By Mark Carnall, Life Collections
Followers of our Once in a Whale blog a while back may be aware of the huge task that faced our Life Collections conservator Bethany Palumbo and her team as they set out to clean, restore and repair the whale skeletons that hang from the Museum roof.
In my first week here, I received an enquiry about the history of these specimens, and digging through the archives I was pleased to find that they are not just ‘prop’ skeletons acquired for the purpose of display – they are important in the history of whale biology too. So this article is something of a postscript to the Once in a Whale project.
Surprisingly, it wasn’t until the mid-19th century that much was understood about the science of the largest animals to have lived on Earth. Some species were known from strandings; others from accounts – varying in reliability – from fishermen.
Yet difficulties in preserving and transporting such large creatures (as well as the penchant for eating stranded whales at community festivals) meant that the biology and behaviour of whales was poorly-described and documented until fairly recently. So much so, that in early scientific literature just a few scientists are singled out as having actually seen the animals they were studying.
In the Museum there are five whale skeletons suspended from the roof, along with the skull of a Humpback Whale and the mandible of a Sperm Whale. Some of the earliest ‘whaleologists’ made the trip to Oxford to see these specimens in a race to formally describe new species or new aspects of whale biology.
In particular, two 19th-century anatomists competed to make new discoveries about whales. Dr John Edward Gray, keeper of zoology at the British Museum (Natural History), and Professor Daniel Frederick Eschricht, a Danish comparative anatomist, were so competitive that Gray made sniping comments in formal papers, questioning Eschricht’s observations.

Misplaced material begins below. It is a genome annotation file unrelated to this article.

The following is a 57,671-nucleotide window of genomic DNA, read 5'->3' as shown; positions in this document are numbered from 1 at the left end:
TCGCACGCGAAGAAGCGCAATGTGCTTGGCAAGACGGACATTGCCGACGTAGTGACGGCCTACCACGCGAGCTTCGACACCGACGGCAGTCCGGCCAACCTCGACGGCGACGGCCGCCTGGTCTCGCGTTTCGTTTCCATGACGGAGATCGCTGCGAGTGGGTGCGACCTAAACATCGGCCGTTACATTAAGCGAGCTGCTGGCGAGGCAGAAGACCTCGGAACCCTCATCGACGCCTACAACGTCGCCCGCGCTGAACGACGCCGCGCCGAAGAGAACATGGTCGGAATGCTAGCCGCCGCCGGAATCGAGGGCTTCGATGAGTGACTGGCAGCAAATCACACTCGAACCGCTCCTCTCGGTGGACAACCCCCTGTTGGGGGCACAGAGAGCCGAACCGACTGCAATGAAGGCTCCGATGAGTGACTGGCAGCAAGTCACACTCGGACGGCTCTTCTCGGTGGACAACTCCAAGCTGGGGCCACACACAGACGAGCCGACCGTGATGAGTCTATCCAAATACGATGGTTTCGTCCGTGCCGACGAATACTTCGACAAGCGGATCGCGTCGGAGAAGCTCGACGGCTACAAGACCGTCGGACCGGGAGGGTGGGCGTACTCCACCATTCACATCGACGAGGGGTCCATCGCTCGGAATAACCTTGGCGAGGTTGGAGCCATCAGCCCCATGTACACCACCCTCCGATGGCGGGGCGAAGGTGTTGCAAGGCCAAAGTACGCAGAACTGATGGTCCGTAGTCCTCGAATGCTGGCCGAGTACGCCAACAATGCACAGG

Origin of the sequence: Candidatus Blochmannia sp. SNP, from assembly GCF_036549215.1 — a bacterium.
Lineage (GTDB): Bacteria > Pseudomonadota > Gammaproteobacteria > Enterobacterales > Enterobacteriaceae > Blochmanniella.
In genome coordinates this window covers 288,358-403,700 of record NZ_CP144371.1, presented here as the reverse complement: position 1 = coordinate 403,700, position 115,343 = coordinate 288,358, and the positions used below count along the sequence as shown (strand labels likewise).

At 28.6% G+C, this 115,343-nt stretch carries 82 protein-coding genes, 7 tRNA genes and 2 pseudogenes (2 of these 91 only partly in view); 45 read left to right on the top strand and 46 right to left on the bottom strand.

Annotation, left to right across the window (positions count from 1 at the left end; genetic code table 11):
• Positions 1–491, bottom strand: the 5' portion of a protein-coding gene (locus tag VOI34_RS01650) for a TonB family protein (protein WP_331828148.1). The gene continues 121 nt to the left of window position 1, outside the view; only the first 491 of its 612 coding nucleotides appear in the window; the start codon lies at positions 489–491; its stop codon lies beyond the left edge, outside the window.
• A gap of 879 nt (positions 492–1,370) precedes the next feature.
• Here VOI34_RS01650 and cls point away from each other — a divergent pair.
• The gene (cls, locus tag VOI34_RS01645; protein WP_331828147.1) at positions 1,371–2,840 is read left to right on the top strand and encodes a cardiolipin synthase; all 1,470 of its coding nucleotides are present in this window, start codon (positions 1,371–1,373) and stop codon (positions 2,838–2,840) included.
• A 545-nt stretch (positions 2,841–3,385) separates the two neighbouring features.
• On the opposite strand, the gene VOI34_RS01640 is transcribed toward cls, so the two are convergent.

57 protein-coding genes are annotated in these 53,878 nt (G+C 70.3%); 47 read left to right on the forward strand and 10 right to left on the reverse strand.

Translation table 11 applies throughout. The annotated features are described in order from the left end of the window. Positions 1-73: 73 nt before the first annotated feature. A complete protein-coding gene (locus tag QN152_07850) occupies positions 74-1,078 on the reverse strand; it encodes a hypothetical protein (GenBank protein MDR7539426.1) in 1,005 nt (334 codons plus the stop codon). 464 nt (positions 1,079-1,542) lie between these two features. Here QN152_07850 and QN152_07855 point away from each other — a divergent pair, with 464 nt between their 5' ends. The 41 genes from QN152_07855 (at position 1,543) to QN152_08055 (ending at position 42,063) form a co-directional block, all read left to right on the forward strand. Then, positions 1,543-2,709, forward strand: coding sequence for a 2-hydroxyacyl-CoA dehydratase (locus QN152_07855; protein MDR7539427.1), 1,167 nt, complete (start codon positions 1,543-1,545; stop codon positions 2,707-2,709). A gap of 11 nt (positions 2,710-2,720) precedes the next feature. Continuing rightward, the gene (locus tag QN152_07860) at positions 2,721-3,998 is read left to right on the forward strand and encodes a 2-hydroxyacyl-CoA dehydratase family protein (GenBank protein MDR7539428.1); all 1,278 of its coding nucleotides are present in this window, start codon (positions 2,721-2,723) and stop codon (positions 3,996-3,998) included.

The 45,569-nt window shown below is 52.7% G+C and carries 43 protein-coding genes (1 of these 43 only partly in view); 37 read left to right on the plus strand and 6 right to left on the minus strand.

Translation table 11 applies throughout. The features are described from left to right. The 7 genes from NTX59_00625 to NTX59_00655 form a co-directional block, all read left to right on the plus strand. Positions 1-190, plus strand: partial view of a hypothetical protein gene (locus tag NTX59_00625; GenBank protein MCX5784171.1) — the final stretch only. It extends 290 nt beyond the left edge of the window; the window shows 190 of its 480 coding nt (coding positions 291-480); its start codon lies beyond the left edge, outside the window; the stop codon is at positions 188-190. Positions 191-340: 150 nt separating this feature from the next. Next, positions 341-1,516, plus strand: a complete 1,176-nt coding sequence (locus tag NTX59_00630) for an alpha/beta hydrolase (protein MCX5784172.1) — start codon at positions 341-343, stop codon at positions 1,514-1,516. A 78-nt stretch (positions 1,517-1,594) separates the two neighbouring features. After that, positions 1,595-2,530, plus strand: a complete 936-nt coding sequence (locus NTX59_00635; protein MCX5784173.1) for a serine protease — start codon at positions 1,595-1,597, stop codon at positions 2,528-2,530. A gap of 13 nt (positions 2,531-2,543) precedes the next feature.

But perhaps this competition was more sporting than malicious: Gray did name the gray whale, Eschrichtius robustus, in Daniel Eschricht’s honour.
Eschricht actually presented the Museum with two of the specimens now on display: the Humpback Whale skull at the entrance and the suspended Minke Whale skeleton. Of the others, the Bottlenose Dolphin skeleton was caught near Holyhead in 1868 and was drawn by another notable natural historian, William Henry Flower, before being skeletonised for the Museum.
The Orca skeleton is from an individual killed in the Bristol Channel by fishermen in 1872, and the Beluga Whale was collected from Spitsbergen, Norway in 1881 and presented by Alfred Henge Cocks, who donated a range of mammal specimens to the University of Oxford.
The female Northern Bottle-nosed Whale skeleton has been harder to track down. It’s possibly a specimen shot in Weston Super-Mare in 1860 mentioned by Gray, but it isn’t clear. Lastly, there’s the large Sperm Whale mandible that greets visitors at the entrance. It doesn’t have much of a recorded history, but is allegedly one of the largest specimens in the UK according to a ‘researcher’ whom I’ve yet to track down.
The next time you are in the Museum, do look up: the skeletons there are not simply representing ‘whaleness’ but are also individual animals and important specimens in the early discovery and description of whale biology.